Illegal Aid Diversion Starves Civilians in Yemen 

Kevin Ingenito
Staff Writer

Exacerbating what the United Nations calls “the world’s worst humanitarian crisis,” both Houthi rebel forces and the Saudi-led coalition in Yemen continue to use and abuse access to aid and food as a political tool in conflict. Reuters reports that the World Food Program (WFP) was forced to temporarily suspend operations in the famine-stricken country after reports surfaced of military leaders on both sides of the conflict diverting critical aid away from civilians.  

Although aid operations resumed last month, the thousands of Yemeni citizens who depend on the WFP as their only access to basic needs are still starving and desperate. 

Qaid is just one of the millions of Yemeni civilians struggling to feed their families. He is also one of the thousands starving from within the Houthi stronghold in Sana’a. In an interview with Voice of America, he stated “We’re sort of dependent on…leftover rice. We pay dishwashers $.80 for collecting [it.]” 

The country-wide famine first began after Iran-backed Houthi rebels attacked the allegedly corrupt Yemeni government.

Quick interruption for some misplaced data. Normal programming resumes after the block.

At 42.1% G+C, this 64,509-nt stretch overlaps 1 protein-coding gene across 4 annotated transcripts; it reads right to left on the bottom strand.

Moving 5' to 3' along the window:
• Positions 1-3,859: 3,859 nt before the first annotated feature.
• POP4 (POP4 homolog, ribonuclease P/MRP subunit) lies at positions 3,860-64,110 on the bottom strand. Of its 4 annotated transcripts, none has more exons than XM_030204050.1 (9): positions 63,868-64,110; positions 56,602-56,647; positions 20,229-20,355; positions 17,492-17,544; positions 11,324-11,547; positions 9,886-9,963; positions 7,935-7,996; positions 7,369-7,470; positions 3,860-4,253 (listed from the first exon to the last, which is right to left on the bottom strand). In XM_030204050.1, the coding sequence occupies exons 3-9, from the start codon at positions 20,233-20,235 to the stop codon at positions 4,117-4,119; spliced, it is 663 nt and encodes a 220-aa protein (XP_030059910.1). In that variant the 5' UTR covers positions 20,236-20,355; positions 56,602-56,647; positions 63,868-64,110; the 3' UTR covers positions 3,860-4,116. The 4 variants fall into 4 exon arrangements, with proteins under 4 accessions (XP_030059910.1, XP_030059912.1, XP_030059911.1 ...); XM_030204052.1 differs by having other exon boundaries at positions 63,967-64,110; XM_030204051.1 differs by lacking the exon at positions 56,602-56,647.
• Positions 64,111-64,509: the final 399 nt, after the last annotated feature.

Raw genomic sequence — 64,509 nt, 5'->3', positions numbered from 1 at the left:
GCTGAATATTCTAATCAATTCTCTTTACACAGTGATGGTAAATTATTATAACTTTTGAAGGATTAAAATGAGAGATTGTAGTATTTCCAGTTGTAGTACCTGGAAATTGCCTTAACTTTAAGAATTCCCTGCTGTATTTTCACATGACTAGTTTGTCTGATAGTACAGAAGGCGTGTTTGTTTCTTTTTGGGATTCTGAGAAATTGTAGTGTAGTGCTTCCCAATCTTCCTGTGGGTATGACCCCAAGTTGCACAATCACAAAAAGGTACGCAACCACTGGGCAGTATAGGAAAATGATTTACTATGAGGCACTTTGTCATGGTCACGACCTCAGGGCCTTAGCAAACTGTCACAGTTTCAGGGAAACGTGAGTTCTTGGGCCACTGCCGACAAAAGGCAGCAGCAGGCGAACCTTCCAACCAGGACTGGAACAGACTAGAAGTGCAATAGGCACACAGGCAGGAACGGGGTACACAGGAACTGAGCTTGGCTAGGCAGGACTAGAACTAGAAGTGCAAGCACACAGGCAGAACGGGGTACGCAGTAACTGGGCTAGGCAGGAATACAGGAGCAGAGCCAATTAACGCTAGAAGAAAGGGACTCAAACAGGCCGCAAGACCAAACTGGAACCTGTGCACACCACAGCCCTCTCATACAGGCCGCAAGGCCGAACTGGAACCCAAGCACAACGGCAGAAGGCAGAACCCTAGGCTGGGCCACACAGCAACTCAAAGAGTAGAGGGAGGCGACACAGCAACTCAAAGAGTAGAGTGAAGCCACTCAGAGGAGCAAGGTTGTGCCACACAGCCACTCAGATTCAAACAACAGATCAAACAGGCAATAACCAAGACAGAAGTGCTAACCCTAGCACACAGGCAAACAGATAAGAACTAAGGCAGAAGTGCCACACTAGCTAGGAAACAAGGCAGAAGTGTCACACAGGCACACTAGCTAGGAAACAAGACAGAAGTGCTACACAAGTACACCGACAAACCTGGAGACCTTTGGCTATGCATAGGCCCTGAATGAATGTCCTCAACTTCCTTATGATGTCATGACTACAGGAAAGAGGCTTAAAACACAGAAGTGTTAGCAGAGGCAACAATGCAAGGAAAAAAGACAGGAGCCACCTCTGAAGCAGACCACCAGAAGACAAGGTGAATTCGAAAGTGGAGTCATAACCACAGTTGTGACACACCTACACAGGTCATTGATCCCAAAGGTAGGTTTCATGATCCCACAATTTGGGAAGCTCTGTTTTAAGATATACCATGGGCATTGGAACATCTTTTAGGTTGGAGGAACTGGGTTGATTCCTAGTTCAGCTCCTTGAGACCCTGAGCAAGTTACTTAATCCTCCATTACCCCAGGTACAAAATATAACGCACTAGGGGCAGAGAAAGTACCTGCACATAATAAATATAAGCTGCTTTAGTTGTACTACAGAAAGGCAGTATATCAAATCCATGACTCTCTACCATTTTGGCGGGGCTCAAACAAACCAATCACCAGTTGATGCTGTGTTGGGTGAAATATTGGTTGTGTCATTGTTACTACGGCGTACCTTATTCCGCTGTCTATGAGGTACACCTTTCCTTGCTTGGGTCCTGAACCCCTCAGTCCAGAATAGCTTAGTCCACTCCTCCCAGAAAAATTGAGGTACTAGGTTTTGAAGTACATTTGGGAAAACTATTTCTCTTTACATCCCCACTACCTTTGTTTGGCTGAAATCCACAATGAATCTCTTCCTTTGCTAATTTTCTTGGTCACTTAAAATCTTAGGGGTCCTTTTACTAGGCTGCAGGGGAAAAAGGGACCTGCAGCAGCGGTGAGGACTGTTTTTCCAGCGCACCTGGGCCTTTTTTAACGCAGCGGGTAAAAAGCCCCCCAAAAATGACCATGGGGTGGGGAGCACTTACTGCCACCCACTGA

VOA reports that both sides are to blame for the lack of food in Yemen. Saudi Arabia continues its mass airstrike campaign in the region, severely limiting the starving country’s food production capabilities. Meanwhile, the rebels steal the small amount of food that remains and sell it off to fund their war efforts.

The suspension of WFP aid, however temporary it was, compounds the famine’s catastrophic impact on the civilian populace. While WFP was able to resume its operations this year, lack of funding forced many other organizations to terminate their programs entirely. According to ReliefWeb, “a staggering 22 life-saving programs will close in the next two months unless funding is received.” 

In addition to food programs, civilians also lack access to many other basic services. ReliefWeb also states that in addition to shutting down its clean water initiatives, the ongoing conflict forced the United Nations to suspend most of Yemen’s vaccination campaigns in May, leaving men, women, and children alike without access to sanitary water and medical aid. 

Faced with extremely high malnutrition rates, aid diversion issues, and mass program shutdowns, the Yemeni government is developing ‘biometric registration’ systems to guarantee civilians unimpeded access to food. With the measures such as Iris scanning, fingerprints, and facial recognition already in place in several towns and settlements throughout Yemen, the system will enhance security and ensure that food is going to civilians, not armed groups.

Even with growing support for humanitarian aid and security program enhancement, Yemen remains extremely under-funded and deprived of basic needs. As the on-going civil war places populations at increased risk of violence, more efforts must be made in the future to help improve the quality of life for all civilians in conflict.

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